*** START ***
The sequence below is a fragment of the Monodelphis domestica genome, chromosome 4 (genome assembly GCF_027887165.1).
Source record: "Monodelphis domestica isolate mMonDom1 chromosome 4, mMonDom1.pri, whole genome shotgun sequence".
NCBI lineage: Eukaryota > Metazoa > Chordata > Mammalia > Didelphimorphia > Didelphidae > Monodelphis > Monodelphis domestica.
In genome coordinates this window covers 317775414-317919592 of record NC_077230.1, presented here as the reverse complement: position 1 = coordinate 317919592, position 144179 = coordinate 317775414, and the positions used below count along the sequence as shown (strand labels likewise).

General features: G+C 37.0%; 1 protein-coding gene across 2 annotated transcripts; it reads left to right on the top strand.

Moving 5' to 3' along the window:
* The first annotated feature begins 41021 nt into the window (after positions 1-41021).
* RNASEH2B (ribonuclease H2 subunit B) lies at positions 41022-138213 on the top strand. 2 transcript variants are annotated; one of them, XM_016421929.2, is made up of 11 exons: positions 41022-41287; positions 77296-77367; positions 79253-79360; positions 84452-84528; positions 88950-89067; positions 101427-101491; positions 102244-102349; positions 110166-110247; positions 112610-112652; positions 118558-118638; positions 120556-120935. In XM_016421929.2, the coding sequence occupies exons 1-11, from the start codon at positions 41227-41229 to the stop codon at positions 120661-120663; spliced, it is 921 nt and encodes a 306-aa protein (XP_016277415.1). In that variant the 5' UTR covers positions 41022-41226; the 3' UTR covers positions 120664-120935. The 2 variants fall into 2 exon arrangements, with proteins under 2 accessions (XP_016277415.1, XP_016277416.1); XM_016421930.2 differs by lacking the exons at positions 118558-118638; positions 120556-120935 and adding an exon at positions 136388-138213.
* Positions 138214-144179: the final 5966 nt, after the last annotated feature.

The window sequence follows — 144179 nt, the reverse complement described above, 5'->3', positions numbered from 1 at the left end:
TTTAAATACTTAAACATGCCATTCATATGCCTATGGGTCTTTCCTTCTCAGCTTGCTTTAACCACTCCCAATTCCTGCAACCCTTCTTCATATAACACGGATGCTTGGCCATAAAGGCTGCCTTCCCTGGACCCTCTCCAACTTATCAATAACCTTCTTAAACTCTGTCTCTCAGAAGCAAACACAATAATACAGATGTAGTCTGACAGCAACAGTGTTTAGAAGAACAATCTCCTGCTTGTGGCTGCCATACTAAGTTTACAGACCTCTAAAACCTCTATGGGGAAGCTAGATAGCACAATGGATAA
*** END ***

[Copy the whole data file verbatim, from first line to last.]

The sequence below is a fragment of the Monodelphis domestica genome, chromosome 4 (genome assembly GCF_027887165.1).
Source record: "Monodelphis domestica isolate mMonDom1 chromosome 4, mMonDom1.pri, whole genome shotgun sequence".
NCBI lineage: Eukaryota > Metazoa > Chordata > Mammalia > Didelphimorphia > Didelphidae > Monodelphis > Monodelphis domestica.
In genome coordinates this window covers 317775414-317919592 of record NC_077230.1, presented here as the reverse complement: position 1 = coordinate 317919592, position 144179 = coordinate 317775414, and the positions used below count along the sequence as shown (strand labels likewise).

General features: G+C 37.0%; 1 protein-coding gene across 2 annotated transcripts; it reads left to right on the top strand.

Moving 5' to 3' along the window:
* The first annotated feature begins 41021 nt into the window (after positions 1-41021).
* RNASEH2B (ribonuclease H2 subunit B) lies at positions 41022-138213 on the top strand. 2 transcript variants are annotated; one of them, XM_016421929.2, is made up of 11 exons: positions 41022-41287; positions 77296-77367; positions 79253-79360; positions 84452-84528; positions 88950-89067; positions 101427-101491; positions 102244-102349; positions 110166-110247; positions 112610-112652; positions 118558-118638; positions 120556-120935. In XM_016421929.2, the coding sequence occupies exons 1-11, from the start codon at positions 41227-41229 to the stop codon at positions 120661-120663; spliced, it is 921 nt and encodes a 306-aa protein (XP_016277415.1). In that variant the 5' UTR covers positions 41022-41226; the 3' UTR covers positions 120664-120935. The 2 variants fall into 2 exon arrangements, with proteins under 2 accessions (XP_016277415.1, XP_016277416.1); XM_016421930.2 differs by lacking the exons at positions 118558-118638; positions 120556-120935 and adding an exon at positions 136388-138213.
* Positions 138214-144179: the final 5966 nt, after the last annotated feature.

The window sequence follows — 144179 nt, the reverse complement described above, 5'->3', positions numbered from 1 at the left end:
TTTAAATACTTAAACATGCCATTCATATGCCTATGGGTCTTTCCTTCTCAGCTTGCTTTAACCACTCCCAATTCCTGCAACCCTTCTTCATATAACACGGATGCTTGGCCATAAAGGCTGCCTTCCCTGGACCCTCTCCAACTTATCAATAACCTTCTTAAACTCTGTCTCTCAGAAGCAAACACAATAATACAGATGTAGTCTGACAGCAACAGTGTTTAGAAGAACAATCTCCTGCTTGTGGCTGCCATACTAAGTTTACAGACCTCTAAAACCTCTATGGGGAAGCTAGATAGCACAATGGATAA